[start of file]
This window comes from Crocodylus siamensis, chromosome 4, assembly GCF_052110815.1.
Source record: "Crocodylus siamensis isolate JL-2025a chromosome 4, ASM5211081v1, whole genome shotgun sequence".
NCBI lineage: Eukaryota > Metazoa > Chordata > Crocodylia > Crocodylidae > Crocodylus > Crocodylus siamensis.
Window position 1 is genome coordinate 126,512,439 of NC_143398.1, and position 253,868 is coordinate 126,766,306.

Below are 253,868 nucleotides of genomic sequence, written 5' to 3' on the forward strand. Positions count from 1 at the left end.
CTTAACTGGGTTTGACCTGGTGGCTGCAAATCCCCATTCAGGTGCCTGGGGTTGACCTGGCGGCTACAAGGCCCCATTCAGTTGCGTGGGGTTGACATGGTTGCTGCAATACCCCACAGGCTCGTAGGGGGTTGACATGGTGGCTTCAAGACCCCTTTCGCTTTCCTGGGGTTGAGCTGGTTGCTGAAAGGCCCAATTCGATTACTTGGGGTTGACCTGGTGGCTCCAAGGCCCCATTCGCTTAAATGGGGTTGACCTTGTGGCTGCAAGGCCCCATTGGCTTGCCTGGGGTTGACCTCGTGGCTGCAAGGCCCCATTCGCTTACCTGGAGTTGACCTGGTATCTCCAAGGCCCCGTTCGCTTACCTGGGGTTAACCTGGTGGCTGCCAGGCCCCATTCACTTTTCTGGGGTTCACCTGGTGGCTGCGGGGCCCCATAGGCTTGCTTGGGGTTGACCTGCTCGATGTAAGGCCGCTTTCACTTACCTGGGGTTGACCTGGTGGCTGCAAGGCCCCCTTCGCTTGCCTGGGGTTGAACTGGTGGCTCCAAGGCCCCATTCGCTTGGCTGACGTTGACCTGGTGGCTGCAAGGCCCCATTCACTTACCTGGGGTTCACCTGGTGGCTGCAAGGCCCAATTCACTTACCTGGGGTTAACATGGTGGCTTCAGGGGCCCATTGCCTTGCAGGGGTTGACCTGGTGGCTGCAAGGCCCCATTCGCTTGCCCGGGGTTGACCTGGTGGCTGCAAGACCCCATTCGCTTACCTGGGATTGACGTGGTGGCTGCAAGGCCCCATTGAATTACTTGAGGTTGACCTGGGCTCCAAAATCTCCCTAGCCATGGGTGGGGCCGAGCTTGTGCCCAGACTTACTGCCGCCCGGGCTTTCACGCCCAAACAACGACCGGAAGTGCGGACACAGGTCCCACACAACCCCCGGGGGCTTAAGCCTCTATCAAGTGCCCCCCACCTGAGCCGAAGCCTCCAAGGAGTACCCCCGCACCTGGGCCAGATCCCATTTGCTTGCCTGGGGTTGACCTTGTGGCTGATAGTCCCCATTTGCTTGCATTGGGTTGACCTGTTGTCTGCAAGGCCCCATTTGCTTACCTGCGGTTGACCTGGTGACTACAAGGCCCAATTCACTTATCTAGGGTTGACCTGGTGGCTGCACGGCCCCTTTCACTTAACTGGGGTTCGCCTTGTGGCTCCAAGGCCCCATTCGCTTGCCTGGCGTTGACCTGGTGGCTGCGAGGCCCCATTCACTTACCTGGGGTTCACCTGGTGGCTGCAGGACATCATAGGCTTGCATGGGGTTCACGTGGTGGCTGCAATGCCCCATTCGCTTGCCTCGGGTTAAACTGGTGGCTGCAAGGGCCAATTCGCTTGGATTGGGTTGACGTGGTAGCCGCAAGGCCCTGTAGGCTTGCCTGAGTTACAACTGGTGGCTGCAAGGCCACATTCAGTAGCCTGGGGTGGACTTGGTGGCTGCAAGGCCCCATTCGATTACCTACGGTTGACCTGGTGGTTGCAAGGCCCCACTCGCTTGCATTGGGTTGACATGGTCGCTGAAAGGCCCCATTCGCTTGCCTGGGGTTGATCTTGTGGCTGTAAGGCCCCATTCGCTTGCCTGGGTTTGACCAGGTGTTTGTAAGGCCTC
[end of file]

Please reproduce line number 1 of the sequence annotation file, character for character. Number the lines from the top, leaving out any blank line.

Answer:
This window comes from Crocodylus siamensis, chromosome 4, assembly GCF_052110815.1.